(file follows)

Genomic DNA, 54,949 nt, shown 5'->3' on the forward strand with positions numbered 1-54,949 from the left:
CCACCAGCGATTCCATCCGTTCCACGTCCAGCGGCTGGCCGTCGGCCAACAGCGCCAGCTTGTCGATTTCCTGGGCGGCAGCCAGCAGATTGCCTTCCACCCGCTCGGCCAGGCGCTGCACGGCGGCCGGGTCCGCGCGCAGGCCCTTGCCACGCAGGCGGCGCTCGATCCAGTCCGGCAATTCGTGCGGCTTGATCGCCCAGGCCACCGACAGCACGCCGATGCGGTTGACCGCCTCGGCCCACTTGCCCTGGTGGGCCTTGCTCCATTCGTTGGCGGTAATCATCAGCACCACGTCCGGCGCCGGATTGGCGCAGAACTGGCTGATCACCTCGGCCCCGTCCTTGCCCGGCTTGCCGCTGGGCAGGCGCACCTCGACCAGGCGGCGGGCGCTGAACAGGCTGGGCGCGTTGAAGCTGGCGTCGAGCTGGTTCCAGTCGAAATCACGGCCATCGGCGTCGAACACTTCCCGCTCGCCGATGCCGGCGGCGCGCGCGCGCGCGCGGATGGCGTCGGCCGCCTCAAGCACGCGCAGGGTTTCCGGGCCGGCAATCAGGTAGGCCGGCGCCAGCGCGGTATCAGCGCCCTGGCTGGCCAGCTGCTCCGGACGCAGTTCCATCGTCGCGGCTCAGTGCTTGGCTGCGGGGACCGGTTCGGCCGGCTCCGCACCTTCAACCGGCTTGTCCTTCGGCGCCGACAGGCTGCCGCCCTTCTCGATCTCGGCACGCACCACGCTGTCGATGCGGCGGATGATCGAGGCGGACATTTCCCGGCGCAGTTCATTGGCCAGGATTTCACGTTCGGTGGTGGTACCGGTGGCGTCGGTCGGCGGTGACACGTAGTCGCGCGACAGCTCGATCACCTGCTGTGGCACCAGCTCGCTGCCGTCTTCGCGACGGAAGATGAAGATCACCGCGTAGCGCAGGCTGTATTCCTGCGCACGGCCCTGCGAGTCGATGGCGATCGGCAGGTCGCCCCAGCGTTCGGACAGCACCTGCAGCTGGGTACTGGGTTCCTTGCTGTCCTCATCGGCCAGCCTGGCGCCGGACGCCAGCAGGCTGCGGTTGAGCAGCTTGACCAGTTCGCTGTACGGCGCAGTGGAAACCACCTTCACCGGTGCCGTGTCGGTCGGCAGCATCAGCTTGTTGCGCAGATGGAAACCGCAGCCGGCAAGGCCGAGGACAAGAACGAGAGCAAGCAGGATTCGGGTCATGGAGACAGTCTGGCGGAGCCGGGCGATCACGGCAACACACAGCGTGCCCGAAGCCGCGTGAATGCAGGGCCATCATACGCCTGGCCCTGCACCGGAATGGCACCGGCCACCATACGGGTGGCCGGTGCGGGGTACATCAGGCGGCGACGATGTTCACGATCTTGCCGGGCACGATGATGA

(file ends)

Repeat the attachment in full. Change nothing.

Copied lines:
Genomic DNA, 54,949 nt, shown 5'->3' on the forward strand with positions numbered 1-54,949 from the left:
CCACCAGCGATTCCATCCGTTCCACGTCCAGCGGCTGGCCGTCGGCCAACAGCGCCAGCTTGTCGATTTCCTGGGCGGCAGCCAGCAGATTGCCTTCCACCCGCTCGGCCAGGCGCTGCACGGCGGCCGGGTCCGCGCGCAGGCCCTTGCCACGCAGGCGGCGCTCGATCCAGTCCGGCAATTCGTGCGGCTTGATCGCCCAGGCCACCGACAGCACGCCGATGCGGTTGACCGCCTCGGCCCACTTGCCCTGGTGGGCCTTGCTCCATTCGTTGGCGGTAATCATCAGCACCACGTCCGGCGCCGGATTGGCGCAGAACTGGCTGATCACCTCGGCCCCGTCCTTGCCCGGCTTGCCGCTGGGCAGGCGCACCTCGACCAGGCGGCGGGCGCTGAACAGGCTGGGCGCGTTGAAGCTGGCGTCGAGCTGGTTCCAGTCGAAATCACGGCCATCGGCGTCGAACACTTCCCGCTCGCCGATGCCGGCGGCGCGCGCGCGCGCGCGGATGGCGTCGGCCGCCTCAAGCACGCGCAGGGTTTCCGGGCCGGCAATCAGGTAGGCCGGCGCCAGCGCGGTATCAGCGCCCTGGCTGGCCAGCTGCTCCGGACGCAGTTCCATCGTCGCGGCTCAGTGCTTGGCTGCGGGGACCGGTTCGGCCGGCTCCGCACCTTCAACCGGCTTGTCCTTCGGCGCCGACAGGCTGCCGCCCTTCTCGATCTCGGCACGCACCACGCTGTCGATGCGGCGGATGATCGAGGCGGACATTTCCCGGCGCAGTTCATTGGCCAGGATTTCACGTTCGGTGGTGGTACCGGTGGCGTCGGTCGGCGGTGACACGTAGTCGCGCGACAGCTCGATCACCTGCTGTGGCACCAGCTCGCTGCCGTCTTCGCGACGGAAGATGAAGATCACCGCGTAGCGCAGGCTGTATTCCTGCGCACGGCCCTGCGAGTCGATGGCGATCGGCAGGTCGCCCCAGCGTTCGGACAGCACCTGCAGCTGGGTACTGGGTTCCTTGCTGTCCTCATCGGCCAGCCTGGCGCCGGACGCCAGCAGGCTGCGGTTGAGCAGCTTGACCAGTTCGCTGTACGGCGCAGTGGAAACCACCTTCACCGGTGCCGTGTCGGTCGGCAGCATCAGCTTGTTGCGCAGATGGAAACCGCAGCCGGCAAGGCCGAGGACAAGAACGAGAGCAAGCAGGATTCGGGTCATGGAGACAGTCTGGCGGAGCCGGGCGATCACGGCAACACACAGCGTGCCCGAAGCCGCGTGAATGCAGGGCCATCATACGCCTGGCCCTGCACCGGAATGGCACCGGCCACCATACGGGTGGCCGGTGCGGGGTACATCAGGCGGCGACGATGTTCACGATCTTGCCGGGCACGATGATGA